THE ANCIENT EGYPTIAN COLLECTION AT THE MUSEUM OF FINE ARTS, BOSTON. PART 2, A REVIEW OF FORMER TREATMENTS AT THE MFA AND THEIR CONSEQUENCES
SUSANNE GÄNSICKE, PAMELA HATCHFIELD, ABIGAIL HYKIN, MARIE SVOBODA, & C. MEI-AN TSU
2 EARLY HISTORY OF CONSERVATION AT THE MFA: THE RESEARCH LABORATORY
Many of the excavated Egyptian artifacts needed major treatment and restoration prior to exhibition at the MFA. Alfred Lucas consulted on the stabilization of artifacts through written correspondence with Dows Dunham, curator of the Egyptian Department from 1942 to 1957. Museum documents suggest that Dunham carried out many treatment procedures himself, such as the desalination of ceramics (Dunham 1928). Joseph Linden Smith, an honorary curator of the Egyptian Department and a distinguished painter who documented tomb reliefs in Giza with life-size oil paintings, was called upon to assist in large-scale restorations such as that of the colossal statue of Menkaure (Mycerinus) (MFA 09.204; Reisner 1931). The restoration, which entailed re-creating missing passages based on a related sculpture in Cairo, was completed in 1935 by Smith with the help of a graduate of the Museum School, an art school associated with the MFA (Dunham 1935). The statue currently stands in the Old Kingdom Gallery, its condition virtually unchanged since the time of the 1935 restoration (figs. 1, 2).
In 1929, the British chemist William (Bill) Young was invited to Boston by MFA trustee E. P. Warren (fig. 3). Young's successful treatment of a heavily corroded bronze Aegis (fig. 4; MFA 31.195; Dunham 1931) convinced the Board of Trustees that the MFA needed a department devoted to treatment of its collections (Schur 1977). Thus the Department of Restoration, later renamed the Research Laboratory, was formally established. Trained by his father at the Ashmolean Museum Laboratory, and associated with the Pitt Rivers Museum and the Institute for Archaeological Research in London, Young pioneered many procedures associated with the scientific examination and treatment of works of art and organized a series of international symposia titled, “Application of Science in the Examination of Works of Art,” the first taking place in 1958.
Dated documentation related to treatments or examinations began in 1940, although there are 205 earlier, undated records. Young's records generally state the reason for an object's being in the laboratory, such as “Ascertain whether the objects are copper or bronze” or “Determine authenticity,” and the procedure followed, such as “microscopic, spectrographic or visual.” The report may state: “the object is copper,” or “a forgery,” or “condition determined.” These records are useful in letting us know that an object was in the laboratory, and they often indicate the type of analysis. Unfortunately, they do not describe the condition or treatment of objects. More specific information on selected objects can be gleaned from publications, such as the Bulletin of the Museum of Fine Arts (MFA Bulletin), which was published beginning in 1903.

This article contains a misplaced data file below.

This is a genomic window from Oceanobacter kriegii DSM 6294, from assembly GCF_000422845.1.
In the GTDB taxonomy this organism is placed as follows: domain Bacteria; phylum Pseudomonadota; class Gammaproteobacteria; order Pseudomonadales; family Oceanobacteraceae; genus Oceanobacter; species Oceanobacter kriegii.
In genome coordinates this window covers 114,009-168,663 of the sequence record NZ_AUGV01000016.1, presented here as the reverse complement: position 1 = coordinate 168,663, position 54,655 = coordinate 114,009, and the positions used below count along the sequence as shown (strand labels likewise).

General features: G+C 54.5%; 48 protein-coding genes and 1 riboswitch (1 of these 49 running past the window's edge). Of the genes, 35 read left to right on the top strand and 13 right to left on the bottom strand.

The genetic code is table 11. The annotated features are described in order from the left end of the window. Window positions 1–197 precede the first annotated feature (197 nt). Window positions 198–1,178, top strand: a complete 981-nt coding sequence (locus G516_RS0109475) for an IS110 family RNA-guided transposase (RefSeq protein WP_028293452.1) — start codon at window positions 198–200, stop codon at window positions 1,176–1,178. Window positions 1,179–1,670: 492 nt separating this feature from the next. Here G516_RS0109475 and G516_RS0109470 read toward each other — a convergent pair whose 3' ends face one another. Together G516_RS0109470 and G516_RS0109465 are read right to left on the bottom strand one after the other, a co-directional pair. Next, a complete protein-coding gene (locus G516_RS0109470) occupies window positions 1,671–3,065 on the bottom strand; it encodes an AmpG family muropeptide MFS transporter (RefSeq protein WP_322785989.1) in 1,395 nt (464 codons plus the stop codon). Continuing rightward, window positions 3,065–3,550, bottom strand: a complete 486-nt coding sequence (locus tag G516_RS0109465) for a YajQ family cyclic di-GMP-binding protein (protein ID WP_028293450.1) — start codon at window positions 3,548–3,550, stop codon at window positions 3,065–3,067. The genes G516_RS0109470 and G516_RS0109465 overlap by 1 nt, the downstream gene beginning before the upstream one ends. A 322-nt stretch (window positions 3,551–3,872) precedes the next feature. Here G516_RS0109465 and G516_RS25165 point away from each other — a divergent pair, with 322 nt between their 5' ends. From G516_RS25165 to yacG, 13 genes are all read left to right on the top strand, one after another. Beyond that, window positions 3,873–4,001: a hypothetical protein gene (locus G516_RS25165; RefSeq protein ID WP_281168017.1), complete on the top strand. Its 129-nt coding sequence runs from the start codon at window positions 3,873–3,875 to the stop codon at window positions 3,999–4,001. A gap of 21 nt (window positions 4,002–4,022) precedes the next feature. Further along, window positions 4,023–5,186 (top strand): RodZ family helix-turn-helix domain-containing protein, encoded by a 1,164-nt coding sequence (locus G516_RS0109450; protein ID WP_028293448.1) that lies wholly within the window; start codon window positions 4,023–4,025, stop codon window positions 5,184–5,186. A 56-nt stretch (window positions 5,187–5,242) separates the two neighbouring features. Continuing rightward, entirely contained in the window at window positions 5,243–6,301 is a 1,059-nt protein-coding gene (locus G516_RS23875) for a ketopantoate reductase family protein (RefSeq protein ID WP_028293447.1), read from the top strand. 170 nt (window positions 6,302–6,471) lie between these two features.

In 1968, the Murray Pease Report established guidelines for practice and a code of ethics for conservation that emphasized the importance of documentation (IIC-AG 1968). An outcome of this development may have been the system of work-sheets introduced in 1971, which are apparently the earliest treatment reports. Some reports may be as cursory as “Standard Operating Procedure” or “SOP,” but occasionally there is more specific information regarding the condition and treatment. Condition reports, treatment proposals, and treatment reports, as we use them today, came into use about 1981.
Merville E. Nichols, a protégé of Young, treated large parts of the collection over decades. He started his training with Young in 1947 and was associated with the Research Laboratory for most of his career until his death in 1991. The earliest treatment records are from Nichols, beginning in 1971, although often only “SOP.” He left an extensive collection of recipes constituting a quite unusual collection of treatment approaches and materials.
From discussions with MFA staff who remember early conservation materials and procedures (Beale 2002; Lachevre 2002), it is believed that many materials were introduced to the museum by Young and then adopted by Nichols and the conservators who worked with them.
Fragments of colossal statue of Menkaure (Mycerinus) with Mary Reisner for scale, Harvard camp, Giza. 4th Dynasty, 2532–2510 B.C. MFA 09.204. Courtesy of Harvard University–MFA Expedition, 1907, neg. B234